The Americans used the B-57 model extensively in Vietnam in a multitude of roles, including bombing, electronic warfare, general reconnaissance, and weather monitoring. The last use of Canberras in warfare was during the Falklands War. The British loaned four PR models to the Chileans for side-scanning reconnaissance of Argentina.
The Canberra B2 bomber carried a crew of three, pilot, navigator and second-navigator with bomb control duties. It was powered by a pair of 2948 kg Rolls Royce Avon 101 jet engines mounted in nacelles on the wings, much like the Gloster Meteor. It's maximum speed was 569 mph (917km/h), with a ceiling of 48,000 ft (14630 m) and a range of 2,656 mi (4275 km). Armament consisted of 6,000 lb (2722 kg) of nuclear bombs.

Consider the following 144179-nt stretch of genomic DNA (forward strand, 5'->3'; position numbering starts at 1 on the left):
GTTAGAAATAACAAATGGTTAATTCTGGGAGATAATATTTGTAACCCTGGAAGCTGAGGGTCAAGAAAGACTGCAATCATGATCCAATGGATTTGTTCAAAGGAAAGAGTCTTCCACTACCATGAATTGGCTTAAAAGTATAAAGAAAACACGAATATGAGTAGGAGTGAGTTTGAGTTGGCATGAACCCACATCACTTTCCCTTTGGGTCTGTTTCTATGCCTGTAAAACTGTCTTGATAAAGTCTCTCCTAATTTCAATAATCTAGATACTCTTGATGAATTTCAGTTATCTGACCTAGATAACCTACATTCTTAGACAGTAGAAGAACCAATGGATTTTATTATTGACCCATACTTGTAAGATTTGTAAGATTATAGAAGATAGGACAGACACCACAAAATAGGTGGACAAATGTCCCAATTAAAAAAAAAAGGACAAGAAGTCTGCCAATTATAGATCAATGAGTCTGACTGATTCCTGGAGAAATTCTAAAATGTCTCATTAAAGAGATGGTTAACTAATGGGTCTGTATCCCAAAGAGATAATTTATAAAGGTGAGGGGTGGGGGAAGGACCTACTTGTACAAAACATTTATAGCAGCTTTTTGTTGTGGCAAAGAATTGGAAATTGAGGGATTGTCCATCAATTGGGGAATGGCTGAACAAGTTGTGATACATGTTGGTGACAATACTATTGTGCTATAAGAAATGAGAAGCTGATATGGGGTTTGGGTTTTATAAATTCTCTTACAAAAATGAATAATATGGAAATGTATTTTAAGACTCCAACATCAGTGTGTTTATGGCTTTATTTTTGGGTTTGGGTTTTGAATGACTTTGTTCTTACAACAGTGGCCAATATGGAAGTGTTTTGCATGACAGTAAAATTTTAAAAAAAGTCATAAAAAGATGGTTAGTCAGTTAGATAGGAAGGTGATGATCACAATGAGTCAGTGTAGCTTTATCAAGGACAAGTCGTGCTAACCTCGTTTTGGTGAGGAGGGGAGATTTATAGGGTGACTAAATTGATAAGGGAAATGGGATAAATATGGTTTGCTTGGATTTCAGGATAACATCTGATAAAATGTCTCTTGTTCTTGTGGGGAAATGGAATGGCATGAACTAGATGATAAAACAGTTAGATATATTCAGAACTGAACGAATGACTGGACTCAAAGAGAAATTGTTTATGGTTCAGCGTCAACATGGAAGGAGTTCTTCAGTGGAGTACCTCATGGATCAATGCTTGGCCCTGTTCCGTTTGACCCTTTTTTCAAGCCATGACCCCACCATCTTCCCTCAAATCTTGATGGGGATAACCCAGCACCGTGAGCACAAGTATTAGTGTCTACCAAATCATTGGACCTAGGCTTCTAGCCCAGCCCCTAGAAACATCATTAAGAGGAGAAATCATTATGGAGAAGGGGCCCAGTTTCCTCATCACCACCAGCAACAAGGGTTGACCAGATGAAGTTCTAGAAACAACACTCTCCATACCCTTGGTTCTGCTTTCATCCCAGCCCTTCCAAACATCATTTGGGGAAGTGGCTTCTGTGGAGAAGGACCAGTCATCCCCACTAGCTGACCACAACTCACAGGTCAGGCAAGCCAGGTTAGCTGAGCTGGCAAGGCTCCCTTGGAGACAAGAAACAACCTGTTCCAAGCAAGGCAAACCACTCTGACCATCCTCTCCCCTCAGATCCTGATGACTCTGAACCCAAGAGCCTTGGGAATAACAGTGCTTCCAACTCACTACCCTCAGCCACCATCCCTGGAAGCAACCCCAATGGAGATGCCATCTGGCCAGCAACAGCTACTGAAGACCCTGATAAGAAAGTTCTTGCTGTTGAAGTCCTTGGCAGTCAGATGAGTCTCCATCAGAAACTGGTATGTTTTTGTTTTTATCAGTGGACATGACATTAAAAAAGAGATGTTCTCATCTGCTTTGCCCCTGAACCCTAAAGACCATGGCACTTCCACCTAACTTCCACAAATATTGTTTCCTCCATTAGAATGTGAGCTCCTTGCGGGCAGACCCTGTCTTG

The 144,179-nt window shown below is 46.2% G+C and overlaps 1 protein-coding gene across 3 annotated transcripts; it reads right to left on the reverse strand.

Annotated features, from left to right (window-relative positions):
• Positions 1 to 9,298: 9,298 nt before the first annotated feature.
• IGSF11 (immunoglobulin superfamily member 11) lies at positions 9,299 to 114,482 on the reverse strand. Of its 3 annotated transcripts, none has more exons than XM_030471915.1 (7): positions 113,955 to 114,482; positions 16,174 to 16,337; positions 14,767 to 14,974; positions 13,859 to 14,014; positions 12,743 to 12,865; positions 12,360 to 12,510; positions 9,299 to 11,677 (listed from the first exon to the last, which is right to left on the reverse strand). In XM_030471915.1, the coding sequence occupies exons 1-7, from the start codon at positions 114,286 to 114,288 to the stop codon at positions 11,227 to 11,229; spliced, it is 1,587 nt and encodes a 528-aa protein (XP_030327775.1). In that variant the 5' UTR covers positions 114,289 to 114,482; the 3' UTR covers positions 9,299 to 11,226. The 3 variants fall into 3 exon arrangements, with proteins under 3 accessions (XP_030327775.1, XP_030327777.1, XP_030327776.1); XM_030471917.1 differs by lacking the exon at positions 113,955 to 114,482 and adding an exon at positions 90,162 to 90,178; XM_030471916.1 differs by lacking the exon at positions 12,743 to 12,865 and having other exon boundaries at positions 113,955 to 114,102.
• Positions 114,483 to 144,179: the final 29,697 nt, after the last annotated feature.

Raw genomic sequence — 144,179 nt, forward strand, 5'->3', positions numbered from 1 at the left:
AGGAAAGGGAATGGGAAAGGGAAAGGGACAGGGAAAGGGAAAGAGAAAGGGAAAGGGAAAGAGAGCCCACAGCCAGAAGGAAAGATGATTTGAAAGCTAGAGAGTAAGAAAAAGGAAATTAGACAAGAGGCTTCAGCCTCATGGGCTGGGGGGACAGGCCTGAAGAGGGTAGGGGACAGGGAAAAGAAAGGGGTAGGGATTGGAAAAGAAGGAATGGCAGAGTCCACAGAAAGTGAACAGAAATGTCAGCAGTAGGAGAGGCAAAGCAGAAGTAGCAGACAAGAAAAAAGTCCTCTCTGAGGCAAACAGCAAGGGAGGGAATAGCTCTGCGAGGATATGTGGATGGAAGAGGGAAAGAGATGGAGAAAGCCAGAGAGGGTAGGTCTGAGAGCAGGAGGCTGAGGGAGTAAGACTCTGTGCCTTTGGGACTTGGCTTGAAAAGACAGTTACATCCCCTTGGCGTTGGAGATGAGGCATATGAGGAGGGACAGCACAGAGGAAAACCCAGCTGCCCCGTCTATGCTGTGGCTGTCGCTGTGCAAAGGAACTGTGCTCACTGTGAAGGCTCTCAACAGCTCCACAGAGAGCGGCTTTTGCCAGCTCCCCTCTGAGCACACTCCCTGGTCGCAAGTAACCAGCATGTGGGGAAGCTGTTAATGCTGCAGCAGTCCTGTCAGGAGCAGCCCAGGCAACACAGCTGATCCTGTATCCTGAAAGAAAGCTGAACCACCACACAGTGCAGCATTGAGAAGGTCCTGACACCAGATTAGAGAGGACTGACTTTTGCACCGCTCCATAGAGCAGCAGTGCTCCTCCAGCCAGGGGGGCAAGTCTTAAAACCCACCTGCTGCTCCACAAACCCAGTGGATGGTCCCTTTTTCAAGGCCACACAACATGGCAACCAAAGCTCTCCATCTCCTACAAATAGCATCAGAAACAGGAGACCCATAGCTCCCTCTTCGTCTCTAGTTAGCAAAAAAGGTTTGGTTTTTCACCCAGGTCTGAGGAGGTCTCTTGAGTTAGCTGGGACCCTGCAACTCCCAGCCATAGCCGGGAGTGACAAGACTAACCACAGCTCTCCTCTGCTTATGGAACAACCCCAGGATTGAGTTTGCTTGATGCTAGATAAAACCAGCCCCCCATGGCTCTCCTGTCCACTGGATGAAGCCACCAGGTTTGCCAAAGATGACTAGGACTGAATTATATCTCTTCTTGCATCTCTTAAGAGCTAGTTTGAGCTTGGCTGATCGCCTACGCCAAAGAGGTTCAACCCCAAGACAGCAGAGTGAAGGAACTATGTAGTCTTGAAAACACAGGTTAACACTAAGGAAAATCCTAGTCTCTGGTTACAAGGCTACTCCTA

The Canberra PR MK.9 photo-reconnaissance aircraft had a
crew of two, pilot, and navigator, the navigator had photographic
duties. The Pilot occupied the fighter-style cockpit, of course, and the
Navigator sat in the extreme
nose, which hinged open sideways to starboard for entry and exit. There was no direct contact between crew in flight. This model was powered by a pair of 5103 kg Rolls Royce RA 24 Avon Mk.206 jet engines. It's maximum speed was 547 mph (881km/h), with a ceiling of 58,000 ft (17700 m) and a range of 5,000 mi (8170 km). It carried no armament.
The IIRC Mk17 model shown above is an Electronics Warfare (EW) trainer.
The Canberra T4 was a dual control trainer that carried a single navigator.
Canadian Aces Home Page
Photo Copyright Paul Nann, used with his permission. Check out his Military Aircraft Photo Gallery.
Thanks to Phil Ward and John R Nickolls for pointing out errors and suggesting changes to the original page.